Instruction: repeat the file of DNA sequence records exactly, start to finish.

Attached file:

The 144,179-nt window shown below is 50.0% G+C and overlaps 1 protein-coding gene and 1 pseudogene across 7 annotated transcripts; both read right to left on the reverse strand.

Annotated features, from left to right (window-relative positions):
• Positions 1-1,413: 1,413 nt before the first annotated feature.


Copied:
The 144,179-nt window shown below is 50.0% G+C and overlaps 1 protein-coding gene and 1 pseudogene across 7 annotated transcripts; both read right to left on the reverse strand.

Annotated features, from left to right (window-relative positions):
• Positions 1-1,413: 1,413 nt before the first annotated feature.